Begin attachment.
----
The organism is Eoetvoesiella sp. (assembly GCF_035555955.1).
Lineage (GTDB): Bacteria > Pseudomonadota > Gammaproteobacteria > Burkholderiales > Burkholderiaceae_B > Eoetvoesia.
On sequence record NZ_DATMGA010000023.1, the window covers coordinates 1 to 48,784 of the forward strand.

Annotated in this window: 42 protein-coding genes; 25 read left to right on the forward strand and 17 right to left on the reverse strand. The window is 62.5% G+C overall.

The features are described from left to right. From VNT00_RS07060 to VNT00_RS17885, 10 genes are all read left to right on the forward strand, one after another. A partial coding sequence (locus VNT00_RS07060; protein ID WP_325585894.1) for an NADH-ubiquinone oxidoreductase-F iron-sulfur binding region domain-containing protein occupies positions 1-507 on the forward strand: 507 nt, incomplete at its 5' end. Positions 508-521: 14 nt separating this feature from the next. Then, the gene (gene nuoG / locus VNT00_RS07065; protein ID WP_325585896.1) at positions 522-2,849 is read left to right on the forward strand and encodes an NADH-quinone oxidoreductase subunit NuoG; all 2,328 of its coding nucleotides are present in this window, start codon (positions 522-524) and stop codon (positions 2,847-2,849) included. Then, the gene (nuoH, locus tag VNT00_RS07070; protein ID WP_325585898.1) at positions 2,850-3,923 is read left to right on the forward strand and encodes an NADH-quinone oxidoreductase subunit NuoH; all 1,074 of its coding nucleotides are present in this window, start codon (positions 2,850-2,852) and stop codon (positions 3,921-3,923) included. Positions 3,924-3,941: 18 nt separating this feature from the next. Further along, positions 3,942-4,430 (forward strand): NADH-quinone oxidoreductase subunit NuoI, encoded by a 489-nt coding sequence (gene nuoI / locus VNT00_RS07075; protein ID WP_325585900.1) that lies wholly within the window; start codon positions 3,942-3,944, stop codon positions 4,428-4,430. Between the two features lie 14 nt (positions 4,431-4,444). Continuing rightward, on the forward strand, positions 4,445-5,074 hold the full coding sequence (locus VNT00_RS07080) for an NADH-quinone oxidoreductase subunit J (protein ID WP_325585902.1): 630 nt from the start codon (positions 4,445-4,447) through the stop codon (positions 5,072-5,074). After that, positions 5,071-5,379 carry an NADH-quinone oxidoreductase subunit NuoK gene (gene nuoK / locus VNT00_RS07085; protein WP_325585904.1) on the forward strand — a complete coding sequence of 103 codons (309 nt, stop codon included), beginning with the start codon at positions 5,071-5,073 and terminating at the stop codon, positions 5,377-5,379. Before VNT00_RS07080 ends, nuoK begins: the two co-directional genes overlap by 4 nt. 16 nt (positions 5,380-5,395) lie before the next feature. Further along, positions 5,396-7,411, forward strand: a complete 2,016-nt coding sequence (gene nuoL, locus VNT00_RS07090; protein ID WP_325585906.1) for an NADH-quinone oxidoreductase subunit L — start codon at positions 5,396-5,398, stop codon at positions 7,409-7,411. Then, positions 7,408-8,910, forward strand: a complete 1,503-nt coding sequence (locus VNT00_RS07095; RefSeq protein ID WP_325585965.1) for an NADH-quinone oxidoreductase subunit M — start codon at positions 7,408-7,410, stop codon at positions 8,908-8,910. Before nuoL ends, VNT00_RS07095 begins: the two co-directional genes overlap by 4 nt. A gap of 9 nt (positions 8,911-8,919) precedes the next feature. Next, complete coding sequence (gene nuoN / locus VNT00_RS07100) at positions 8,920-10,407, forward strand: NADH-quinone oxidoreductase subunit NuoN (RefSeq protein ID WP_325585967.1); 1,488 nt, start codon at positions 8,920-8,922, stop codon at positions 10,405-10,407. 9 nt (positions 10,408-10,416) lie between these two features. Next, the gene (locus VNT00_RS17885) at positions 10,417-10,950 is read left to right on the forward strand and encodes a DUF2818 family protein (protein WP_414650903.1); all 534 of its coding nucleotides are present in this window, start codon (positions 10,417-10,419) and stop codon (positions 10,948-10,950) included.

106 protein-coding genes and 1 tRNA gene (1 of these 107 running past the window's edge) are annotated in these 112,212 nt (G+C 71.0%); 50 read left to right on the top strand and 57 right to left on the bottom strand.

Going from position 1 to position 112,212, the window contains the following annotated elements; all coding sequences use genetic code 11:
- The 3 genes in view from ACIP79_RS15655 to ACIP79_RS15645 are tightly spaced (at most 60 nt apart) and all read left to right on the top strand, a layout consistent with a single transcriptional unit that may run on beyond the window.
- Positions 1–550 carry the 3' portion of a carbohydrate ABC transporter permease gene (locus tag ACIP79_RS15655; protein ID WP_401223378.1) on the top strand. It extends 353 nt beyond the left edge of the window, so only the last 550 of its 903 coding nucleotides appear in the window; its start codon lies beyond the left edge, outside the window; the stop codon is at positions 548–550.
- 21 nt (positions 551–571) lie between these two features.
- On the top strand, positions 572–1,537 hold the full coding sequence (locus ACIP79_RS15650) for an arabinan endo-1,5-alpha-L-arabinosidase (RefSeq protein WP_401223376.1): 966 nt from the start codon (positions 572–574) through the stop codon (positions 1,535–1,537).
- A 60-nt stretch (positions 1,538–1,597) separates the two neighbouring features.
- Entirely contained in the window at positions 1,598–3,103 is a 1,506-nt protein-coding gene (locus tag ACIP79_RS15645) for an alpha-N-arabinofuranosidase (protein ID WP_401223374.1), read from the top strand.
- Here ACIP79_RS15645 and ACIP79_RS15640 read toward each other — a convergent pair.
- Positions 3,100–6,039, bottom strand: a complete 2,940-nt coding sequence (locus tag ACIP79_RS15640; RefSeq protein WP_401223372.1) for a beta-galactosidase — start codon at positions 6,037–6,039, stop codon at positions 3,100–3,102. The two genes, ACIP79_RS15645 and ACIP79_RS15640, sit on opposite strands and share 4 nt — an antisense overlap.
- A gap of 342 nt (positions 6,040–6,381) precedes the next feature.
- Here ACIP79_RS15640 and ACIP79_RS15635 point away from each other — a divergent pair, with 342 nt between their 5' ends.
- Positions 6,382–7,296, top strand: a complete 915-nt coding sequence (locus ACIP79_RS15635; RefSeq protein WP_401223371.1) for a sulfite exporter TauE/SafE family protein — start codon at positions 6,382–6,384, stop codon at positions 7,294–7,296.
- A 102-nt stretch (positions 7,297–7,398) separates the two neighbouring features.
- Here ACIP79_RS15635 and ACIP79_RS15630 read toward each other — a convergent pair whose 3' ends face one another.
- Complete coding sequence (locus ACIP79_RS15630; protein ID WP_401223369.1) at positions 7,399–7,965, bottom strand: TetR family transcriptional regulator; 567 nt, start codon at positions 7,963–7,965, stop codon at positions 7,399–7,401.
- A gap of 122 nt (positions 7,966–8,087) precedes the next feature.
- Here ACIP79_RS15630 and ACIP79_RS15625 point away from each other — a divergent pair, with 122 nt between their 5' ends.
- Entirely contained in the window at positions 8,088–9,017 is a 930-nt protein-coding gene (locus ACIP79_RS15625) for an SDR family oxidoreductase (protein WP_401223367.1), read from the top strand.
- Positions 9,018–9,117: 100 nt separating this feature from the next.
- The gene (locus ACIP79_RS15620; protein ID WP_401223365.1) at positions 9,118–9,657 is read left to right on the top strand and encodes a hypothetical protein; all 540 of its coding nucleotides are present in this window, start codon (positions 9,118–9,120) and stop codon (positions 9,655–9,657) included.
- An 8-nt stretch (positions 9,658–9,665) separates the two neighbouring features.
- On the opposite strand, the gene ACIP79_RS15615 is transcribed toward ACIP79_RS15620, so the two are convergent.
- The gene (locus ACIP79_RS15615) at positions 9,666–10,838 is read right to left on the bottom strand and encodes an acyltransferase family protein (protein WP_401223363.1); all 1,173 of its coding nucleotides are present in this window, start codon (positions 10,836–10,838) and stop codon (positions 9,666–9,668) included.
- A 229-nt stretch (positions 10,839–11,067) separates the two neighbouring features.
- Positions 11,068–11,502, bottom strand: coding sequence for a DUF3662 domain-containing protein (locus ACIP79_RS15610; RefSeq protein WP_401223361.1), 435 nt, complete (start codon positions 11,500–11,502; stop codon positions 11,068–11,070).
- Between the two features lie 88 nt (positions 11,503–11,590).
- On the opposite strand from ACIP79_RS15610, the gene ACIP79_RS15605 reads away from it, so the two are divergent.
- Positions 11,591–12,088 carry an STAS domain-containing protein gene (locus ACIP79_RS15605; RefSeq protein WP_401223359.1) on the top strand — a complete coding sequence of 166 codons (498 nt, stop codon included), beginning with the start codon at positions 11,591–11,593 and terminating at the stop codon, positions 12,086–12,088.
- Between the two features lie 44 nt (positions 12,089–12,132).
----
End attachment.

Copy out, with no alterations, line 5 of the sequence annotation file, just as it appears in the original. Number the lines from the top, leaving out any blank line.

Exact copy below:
The features are described from left to right. From VNT00_RS07060 to VNT00_RS17885, 10 genes are all read left to right on the forward strand, one after another. A partial coding sequence (locus VNT00_RS07060; protein ID WP_325585894.1) for an NADH-ubiquinone oxidoreductase-F iron-sulfur binding region domain-containing protein occupies positions 1-507 on the forward strand: 507 nt, incomplete at its 5' end. Positions 508-521: 14 nt separating this feature from the next. Then, the gene (gene nuoG / locus VNT00_RS07065; protein ID WP_325585896.1) at positions 522-2,849 is read left to right on the forward strand and encodes an NADH-quinone oxidoreductase subunit NuoG; all 2,328 of its coding nucleotides are present in this window, start codon (positions 522-524) and stop codon (positions 2,847-2,849) included. Then, the gene (nuoH, locus tag VNT00_RS07070; protein ID WP_325585898.1) at positions 2,850-3,923 is read left to right on the forward strand and encodes an NADH-quinone oxidoreductase subunit NuoH; all 1,074 of its coding nucleotides are present in this window, start codon (positions 2,850-2,852) and stop codon (positions 3,921-3,923) included. Positions 3,924-3,941: 18 nt separating this feature from the next. Further along, positions 3,942-4,430 (forward strand): NADH-quinone oxidoreductase subunit NuoI, encoded by a 489-nt coding sequence (gene nuoI / locus VNT00_RS07075; protein ID WP_325585900.1) that lies wholly within the window; start codon positions 3,942-3,944, stop codon positions 4,428-4,430. Between the two features lie 14 nt (positions 4,431-4,444). Continuing rightward, on the forward strand, positions 4,445-5,074 hold the full coding sequence (locus VNT00_RS07080) for an NADH-quinone oxidoreductase subunit J (protein ID WP_325585902.1): 630 nt from the start codon (positions 4,445-4,447) through the stop codon (positions 5,072-5,074). After that, positions 5,071-5,379 carry an NADH-quinone oxidoreductase subunit NuoK gene (gene nuoK / locus VNT00_RS07085; protein WP_325585904.1) on the forward strand — a complete coding sequence of 103 codons (309 nt, stop codon included), beginning with the start codon at positions 5,071-5,073 and terminating at the stop codon, positions 5,377-5,379. Before VNT00_RS07080 ends, nuoK begins: the two co-directional genes overlap by 4 nt. 16 nt (positions 5,380-5,395) lie before the next feature. Further along, positions 5,396-7,411, forward strand: a complete 2,016-nt coding sequence (gene nuoL, locus VNT00_RS07090; protein ID WP_325585906.1) for an NADH-quinone oxidoreductase subunit L — start codon at positions 5,396-5,398, stop codon at positions 7,409-7,411. Then, positions 7,408-8,910, forward strand: a complete 1,503-nt coding sequence (locus VNT00_RS07095; RefSeq protein ID WP_325585965.1) for an NADH-quinone oxidoreductase subunit M — start codon at positions 7,408-7,410, stop codon at positions 8,908-8,910. Before nuoL ends, VNT00_RS07095 begins: the two co-directional genes overlap by 4 nt. A gap of 9 nt (positions 8,911-8,919) precedes the next feature. Next, complete coding sequence (gene nuoN / locus VNT00_RS07100) at positions 8,920-10,407, forward strand: NADH-quinone oxidoreductase subunit NuoN (RefSeq protein ID WP_325585967.1); 1,488 nt, start codon at positions 8,920-8,922, stop codon at positions 10,405-10,407. 9 nt (positions 10,408-10,416) lie between these two features. Next, the gene (locus VNT00_RS17885) at positions 10,417-10,950 is read left to right on the forward strand and encodes a DUF2818 family protein (protein WP_414650903.1); all 534 of its coding nucleotides are present in this window, start codon (positions 10,417-10,419) and stop codon (positions 10,948-10,950) included.